Not the best video and doesn’t do it justice.

I traveled to the zone of totality with my mom and will do a quick recap of my experience.

While driving there it looked totally normal and then we parked. I wasn’t aware that there was any action. But I put on the glasses and looked at the sun and it had already started. About 15% of the sun was covered by the moon. Again, to the naked eye it looked just like normal.

This continued for about a hour where the sun looked normal without the glasses but with them on you could see more and more being covered.

While looking normal to the naked eye there was a sudden temperature drop. There was just a tiny sliver of the sun visible with glasses. It was very odd. I went from being hot in a t-shirt to needing a sweatshirt in just a few minutes. And it felt like the humidity jumped way up.

This is when the birds freaked the fuck out. We were basically on open fields but there was a lot of trees too. It went from no birds to thousands of them randomly flying around. It was almost scary.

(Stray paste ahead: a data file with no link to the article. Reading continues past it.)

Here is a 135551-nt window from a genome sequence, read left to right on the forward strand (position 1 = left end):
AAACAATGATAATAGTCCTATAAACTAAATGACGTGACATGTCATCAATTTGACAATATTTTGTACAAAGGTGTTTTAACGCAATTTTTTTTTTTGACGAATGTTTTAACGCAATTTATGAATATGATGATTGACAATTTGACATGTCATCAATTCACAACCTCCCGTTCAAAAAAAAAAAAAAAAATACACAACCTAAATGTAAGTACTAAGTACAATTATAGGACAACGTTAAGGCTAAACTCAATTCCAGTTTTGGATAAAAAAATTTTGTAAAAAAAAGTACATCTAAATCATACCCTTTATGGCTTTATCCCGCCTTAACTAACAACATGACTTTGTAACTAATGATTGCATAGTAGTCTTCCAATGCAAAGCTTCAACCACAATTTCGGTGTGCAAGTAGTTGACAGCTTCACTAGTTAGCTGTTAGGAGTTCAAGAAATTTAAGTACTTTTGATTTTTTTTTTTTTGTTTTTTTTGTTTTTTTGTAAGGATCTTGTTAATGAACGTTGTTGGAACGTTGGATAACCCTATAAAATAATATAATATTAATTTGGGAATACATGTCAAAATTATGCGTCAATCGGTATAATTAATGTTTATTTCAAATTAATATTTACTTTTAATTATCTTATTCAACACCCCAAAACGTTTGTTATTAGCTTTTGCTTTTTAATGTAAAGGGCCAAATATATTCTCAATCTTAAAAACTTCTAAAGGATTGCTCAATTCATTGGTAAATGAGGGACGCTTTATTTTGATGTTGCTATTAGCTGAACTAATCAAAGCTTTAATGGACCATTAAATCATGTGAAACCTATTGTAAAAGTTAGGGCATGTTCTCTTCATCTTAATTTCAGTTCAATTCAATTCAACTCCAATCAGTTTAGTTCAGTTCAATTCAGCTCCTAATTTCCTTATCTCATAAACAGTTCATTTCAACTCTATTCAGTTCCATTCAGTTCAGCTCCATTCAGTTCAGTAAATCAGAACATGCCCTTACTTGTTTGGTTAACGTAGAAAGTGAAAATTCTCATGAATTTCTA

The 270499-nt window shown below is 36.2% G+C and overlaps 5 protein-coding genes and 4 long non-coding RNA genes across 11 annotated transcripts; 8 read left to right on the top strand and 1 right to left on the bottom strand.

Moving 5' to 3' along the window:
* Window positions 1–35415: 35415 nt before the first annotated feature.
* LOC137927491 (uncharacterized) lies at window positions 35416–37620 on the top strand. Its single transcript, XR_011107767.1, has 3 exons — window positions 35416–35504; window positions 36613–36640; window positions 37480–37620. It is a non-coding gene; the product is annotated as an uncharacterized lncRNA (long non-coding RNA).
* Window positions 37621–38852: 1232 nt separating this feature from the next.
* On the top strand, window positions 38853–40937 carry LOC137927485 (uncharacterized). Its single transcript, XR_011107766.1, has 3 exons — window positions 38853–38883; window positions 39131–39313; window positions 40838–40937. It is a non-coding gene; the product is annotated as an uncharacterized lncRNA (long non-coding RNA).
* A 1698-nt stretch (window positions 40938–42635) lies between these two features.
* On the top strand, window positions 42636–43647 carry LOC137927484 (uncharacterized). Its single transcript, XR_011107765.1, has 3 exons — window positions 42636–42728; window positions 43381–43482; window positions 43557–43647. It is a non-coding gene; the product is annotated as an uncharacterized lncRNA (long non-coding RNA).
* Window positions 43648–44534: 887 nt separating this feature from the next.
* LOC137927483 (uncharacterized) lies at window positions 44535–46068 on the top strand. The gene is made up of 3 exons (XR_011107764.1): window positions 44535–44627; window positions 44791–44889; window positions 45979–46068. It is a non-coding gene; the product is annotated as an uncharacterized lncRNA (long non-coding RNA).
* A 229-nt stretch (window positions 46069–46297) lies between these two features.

Then the sky starts dimming and it pretty much turns to night in a matter of seconds. At this point you don’t need the glasses. There is just a big black disk covering the sun and you can see a glow around the disk. With the glasses on you actually see nothing.

Then just as fast a tiny sliver of sun pokes out and it is back to daylight.

And yeah. There is a massive difference between 99.38% coverage and 100%. From what people that stayed in Eugene said they didn’t even notice it without glasses. But we went 30 miles north and got one hell of a show.

Mad props to Luckyguy for kicking me in the ass to make the trip. It was well worth it.